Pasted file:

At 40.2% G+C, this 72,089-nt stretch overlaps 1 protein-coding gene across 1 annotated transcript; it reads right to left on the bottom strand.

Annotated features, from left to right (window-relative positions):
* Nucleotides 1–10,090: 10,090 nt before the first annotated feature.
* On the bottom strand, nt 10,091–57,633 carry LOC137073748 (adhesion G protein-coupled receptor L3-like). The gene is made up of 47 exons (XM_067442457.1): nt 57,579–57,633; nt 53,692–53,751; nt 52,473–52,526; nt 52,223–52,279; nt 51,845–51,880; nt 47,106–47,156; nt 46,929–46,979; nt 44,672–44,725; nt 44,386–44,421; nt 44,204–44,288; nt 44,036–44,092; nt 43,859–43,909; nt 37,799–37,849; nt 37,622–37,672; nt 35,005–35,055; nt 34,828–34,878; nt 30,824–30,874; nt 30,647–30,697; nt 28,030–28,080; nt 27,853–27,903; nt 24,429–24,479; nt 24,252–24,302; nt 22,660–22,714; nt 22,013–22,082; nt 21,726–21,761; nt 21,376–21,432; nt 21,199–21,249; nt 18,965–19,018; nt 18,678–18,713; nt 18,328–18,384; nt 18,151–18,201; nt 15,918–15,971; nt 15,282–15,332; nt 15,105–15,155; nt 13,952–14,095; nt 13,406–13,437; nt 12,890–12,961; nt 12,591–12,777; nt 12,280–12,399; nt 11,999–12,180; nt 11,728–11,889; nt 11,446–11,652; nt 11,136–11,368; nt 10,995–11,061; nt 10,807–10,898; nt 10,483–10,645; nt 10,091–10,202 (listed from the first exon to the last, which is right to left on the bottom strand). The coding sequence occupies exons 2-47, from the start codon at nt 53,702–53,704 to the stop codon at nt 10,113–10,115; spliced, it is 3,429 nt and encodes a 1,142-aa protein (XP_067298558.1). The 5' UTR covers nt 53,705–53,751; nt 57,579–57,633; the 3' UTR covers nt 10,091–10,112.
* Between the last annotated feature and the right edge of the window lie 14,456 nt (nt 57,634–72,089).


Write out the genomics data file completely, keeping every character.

At 40.2% G+C, this 72,089-nt stretch overlaps 1 protein-coding gene across 1 annotated transcript; it reads right to left on the bottom strand.

Annotated features, from left to right (window-relative positions):
* Nucleotides 1–10,090: 10,090 nt before the first annotated feature.
* On the bottom strand, nt 10,091–57,633 carry LOC137073748 (adhesion G protein-coupled receptor L3-like). The gene is made up of 47 exons (XM_067442457.1): nt 57,579–57,633; nt 53,692–53,751; nt 52,473–52,526; nt 52,223–52,279; nt 51,845–51,880; nt 47,106–47,156; nt 46,929–46,979; nt 44,672–44,725; nt 44,386–44,421; nt 44,204–44,288; nt 44,036–44,092; nt 43,859–43,909; nt 37,799–37,849; nt 37,622–37,672; nt 35,005–35,055; nt 34,828–34,878; nt 30,824–30,874; nt 30,647–30,697; nt 28,030–28,080; nt 27,853–27,903; nt 24,429–24,479; nt 24,252–24,302; nt 22,660–22,714; nt 22,013–22,082; nt 21,726–21,761; nt 21,376–21,432; nt 21,199–21,249; nt 18,965–19,018; nt 18,678–18,713; nt 18,328–18,384; nt 18,151–18,201; nt 15,918–15,971; nt 15,282–15,332; nt 15,105–15,155; nt 13,952–14,095; nt 13,406–13,437; nt 12,890–12,961; nt 12,591–12,777; nt 12,280–12,399; nt 11,999–12,180; nt 11,728–11,889; nt 11,446–11,652; nt 11,136–11,368; nt 10,995–11,061; nt 10,807–10,898; nt 10,483–10,645; nt 10,091–10,202 (listed from the first exon to the last, which is right to left on the bottom strand). The coding sequence occupies exons 2-47, from the start codon at nt 53,702–53,704 to the stop codon at nt 10,113–10,115; spliced, it is 3,429 nt and encodes a 1,142-aa protein (XP_067298558.1). The 5' UTR covers nt 53,705–53,751; nt 57,579–57,633; the 3' UTR covers nt 10,091–10,112.
* Between the last annotated feature and the right edge of the window lie 14,456 nt (nt 57,634–72,089).